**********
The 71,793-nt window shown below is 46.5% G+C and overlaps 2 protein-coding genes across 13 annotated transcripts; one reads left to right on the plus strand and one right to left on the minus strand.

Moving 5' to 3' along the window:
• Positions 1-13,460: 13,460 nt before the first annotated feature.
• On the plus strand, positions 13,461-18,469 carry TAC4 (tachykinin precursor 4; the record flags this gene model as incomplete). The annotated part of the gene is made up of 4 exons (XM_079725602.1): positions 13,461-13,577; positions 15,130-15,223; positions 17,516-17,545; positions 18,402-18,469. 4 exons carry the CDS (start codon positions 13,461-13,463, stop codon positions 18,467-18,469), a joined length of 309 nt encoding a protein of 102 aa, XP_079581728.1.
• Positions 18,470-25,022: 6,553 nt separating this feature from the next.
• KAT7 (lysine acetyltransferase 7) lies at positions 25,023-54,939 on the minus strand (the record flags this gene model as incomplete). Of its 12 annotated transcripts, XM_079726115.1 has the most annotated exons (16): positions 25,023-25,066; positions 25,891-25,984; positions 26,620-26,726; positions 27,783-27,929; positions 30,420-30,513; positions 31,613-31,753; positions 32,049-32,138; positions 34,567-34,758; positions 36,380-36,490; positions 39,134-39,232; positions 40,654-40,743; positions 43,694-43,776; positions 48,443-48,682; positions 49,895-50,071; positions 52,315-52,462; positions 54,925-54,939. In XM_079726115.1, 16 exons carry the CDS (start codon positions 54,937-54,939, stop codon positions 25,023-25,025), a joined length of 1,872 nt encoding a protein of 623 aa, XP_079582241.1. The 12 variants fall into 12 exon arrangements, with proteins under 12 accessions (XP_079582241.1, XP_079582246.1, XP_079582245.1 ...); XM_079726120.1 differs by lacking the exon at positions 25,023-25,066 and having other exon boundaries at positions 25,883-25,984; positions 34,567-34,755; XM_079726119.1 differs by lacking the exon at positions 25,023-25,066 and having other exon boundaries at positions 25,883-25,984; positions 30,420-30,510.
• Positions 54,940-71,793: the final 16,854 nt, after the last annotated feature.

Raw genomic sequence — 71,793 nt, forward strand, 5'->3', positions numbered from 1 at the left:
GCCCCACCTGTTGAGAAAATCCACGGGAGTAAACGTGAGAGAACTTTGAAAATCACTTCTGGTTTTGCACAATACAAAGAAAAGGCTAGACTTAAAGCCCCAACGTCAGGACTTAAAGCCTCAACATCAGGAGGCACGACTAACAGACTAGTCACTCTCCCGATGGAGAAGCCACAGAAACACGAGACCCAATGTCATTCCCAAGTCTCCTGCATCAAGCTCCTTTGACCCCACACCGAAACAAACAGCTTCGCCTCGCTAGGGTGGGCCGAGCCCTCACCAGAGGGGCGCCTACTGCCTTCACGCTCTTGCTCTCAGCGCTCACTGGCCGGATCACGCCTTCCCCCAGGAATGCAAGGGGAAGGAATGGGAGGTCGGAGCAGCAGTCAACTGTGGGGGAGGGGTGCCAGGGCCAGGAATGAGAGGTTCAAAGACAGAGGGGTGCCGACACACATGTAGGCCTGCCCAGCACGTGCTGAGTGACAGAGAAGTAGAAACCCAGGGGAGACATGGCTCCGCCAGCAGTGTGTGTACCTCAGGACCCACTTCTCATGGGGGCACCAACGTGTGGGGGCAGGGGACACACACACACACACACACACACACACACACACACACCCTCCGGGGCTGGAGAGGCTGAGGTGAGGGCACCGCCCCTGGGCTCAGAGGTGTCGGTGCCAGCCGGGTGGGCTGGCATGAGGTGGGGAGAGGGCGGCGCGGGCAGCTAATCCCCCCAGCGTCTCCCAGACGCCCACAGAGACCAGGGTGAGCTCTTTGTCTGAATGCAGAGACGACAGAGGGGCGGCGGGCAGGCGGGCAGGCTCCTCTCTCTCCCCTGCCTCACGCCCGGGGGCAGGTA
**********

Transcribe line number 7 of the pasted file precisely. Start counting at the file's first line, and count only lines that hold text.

• Positions 54,940-71,793: the final 16,854 nt, after the last annotated feature.